Presentation on theme: "1 Presentation to the National Academy of Sciences Expert Panel, Surface Temperature Reconstructions for the Past 1,000-2,000 Years. Stephen McIntyre Toronto."— Presentation transcript:
1 Presentation to the National Academy of Sciences Expert Panel, Surface Temperature Reconstructions for the Past 1,000-2,000 Years. Stephen McIntyre Toronto Ontario Ross McKitrick Guelph Ontario Washington DC, March 2 2006.
2 Guiding Questions (Boehlert) 2) (b) What are the principal scientific criticisms of their [MBH] work and how significant are they? (c) Has the information needed to replicate their work been available? (d) Have other scientists been able to replicate their work? 3) (b) How central is the work of Drs. Mann, Bradley and Hughes to the consensus on the temperature record?
3 Our Answers 2b) Principal Criticisms new statistical methods mined for hockey stick shaped series. These methods were not accurately described Reconstruction failed an important verification test said to have used in the study and this failure was unreported and the statistical skill was misrepresented both in the original article and by the IPCC. Dominant weight was placed on proxies known to be inappropriate temperature proxies and a false claim of robustness was made; The method of confidence interval calculation leads to unrealistically narrow confidence intervals.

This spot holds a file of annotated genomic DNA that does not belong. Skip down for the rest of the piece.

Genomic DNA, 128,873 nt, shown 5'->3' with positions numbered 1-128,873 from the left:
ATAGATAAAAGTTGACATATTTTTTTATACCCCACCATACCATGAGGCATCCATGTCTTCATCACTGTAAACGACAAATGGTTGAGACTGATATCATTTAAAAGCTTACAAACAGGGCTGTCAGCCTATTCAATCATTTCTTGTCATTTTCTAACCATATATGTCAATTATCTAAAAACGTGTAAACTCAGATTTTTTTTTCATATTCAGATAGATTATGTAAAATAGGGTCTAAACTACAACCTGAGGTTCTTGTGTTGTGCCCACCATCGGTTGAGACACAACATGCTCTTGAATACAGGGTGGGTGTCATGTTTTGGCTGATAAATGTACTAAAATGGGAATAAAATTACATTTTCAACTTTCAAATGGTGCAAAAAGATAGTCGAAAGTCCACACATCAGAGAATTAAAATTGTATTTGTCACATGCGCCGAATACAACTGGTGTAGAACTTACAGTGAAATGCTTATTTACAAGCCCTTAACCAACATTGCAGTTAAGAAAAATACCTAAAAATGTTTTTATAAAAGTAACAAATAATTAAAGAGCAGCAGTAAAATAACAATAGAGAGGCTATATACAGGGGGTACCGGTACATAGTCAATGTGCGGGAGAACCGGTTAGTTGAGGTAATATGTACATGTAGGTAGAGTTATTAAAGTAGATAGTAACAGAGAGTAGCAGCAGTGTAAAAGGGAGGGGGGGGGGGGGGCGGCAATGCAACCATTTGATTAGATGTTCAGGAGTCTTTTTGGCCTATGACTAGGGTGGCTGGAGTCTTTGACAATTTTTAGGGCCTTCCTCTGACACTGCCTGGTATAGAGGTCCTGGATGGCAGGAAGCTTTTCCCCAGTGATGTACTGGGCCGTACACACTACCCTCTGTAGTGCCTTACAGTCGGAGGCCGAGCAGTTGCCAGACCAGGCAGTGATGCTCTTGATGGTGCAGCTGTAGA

4 Our Answers 2c) Information available for replication? No. Many obstructions encountered in replication attempts. The underlying data as used has not always been available. The methodology was not accurately described in the paper and requests for source code were refused.